The impact has been even greater in the Cerrado, due to soy production, so we can eat cheap meat and dairy, whilst the Atlantic Forest has lost most of its orginal cover.
Cattle ranching and soy are the main causes of deforestation in Brazil and many family rely on these industries as sources of income.. The challenge  is how to produce food legally and using best environmental practice, whilst securing enough income to support families and provide nutritious food.

Sustainable diets and the food served at the Olympics area part of the solution,providing markets for new and  sustainably sourced foods. We do not expect everybody to become vegetarian to help save the rainforest but if people made small changes like eating more plants, it could all make a difference

Sustainable diets in Brazil meet Livewell

In 2014 Brazil updated its dietary guidelines and it is safe to say they are the first country to advocate a sustainable diet. The advice includes the usual important and oft ignored recommendations regarding the importance of eating vegetables and whole cereals, and of reducing consumption of foods rich in fats, salt and added sugars.

The guidelines have a Brazilian twist. They categorise food according to their level of processing. They state that more processing usually means more added fats, salts, sugar, and fewer whole foods. This undermines health objectives and it  generally entails more packaging and energy, which carries environmental costs.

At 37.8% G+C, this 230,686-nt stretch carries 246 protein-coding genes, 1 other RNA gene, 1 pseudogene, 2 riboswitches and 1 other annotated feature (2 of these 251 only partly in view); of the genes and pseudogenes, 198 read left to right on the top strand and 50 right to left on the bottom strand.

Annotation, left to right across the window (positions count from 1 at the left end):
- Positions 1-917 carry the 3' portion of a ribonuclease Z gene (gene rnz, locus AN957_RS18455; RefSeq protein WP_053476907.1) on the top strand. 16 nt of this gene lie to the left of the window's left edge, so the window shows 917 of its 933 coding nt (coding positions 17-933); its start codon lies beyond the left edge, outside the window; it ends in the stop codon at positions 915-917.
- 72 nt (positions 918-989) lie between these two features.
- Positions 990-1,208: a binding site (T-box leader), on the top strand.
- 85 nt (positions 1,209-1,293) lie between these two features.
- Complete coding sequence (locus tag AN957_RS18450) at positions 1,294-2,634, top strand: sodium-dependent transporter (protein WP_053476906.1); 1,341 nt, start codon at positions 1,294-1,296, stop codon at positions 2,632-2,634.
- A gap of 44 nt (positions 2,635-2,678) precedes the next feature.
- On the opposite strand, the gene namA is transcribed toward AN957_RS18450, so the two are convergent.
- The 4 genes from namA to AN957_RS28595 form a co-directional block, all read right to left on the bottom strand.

Brazil nut collecting © Michael Gunther / WWF-UKBrazil nut collecting © Michael Gunther / WWF-UK

They even come up with a set of principles, which are broadly in line with WWF’s Livewell principles. With a clear message around the need to eat more plants, enjoy food, eat less processed foods and even be wary of marketing and advertising.

The 10 principles

1. Make natural or minimally processed foods the basis of your diet (like LiveWell it is about eating a great variety of foods,  mainly of plant origin including – cereals, legumes, roots, tubers, vegetables, fruits, nuts, milk, eggs, meat – and diversity within each type.)
2. Use oils, fats, salt, and sugar in small amounts when seasoning and cooking natural or minimally processed foods and to create culinary preparations
3. Limit consumption of processed foods
4. Avoid consumption of ultra-processed foods
5. Eat regularly and carefully in appropriate environments and, whenever possible, in company
6. Shop in places that offer a variety of natural or minimally processed foods
7. Develop, exercise and share cooking skills
8. Plan your time to make food and eating important in your life
9.Out of home, prefer places that serve freshly made meals
10. Be wary of food advertising and marketing

The only things missing are references to moderating your meat consumption, which is probably tricky for Brazil, and wasting less food.  On the whole it says the same things as WWF’s Livewell work and this advice is key when providing food for an Olympian.

Jaguar in the Pantanal © Anthony B.Rath_WWFJaguar in the Pantanal © Anthony B.Rath_WWF


Success at the Olympics will lead to a legacy that builds on London 2012 and will benefit the games and Brazil . The government understands the need for sustainable diets, a food policy and sustainable sourcing. This is more than can be said for many other countries.

Enjoy the Olympics, support WWF’s work in Brazil, adopt a jaguar , engage with Livewell , eat more plants and think about food.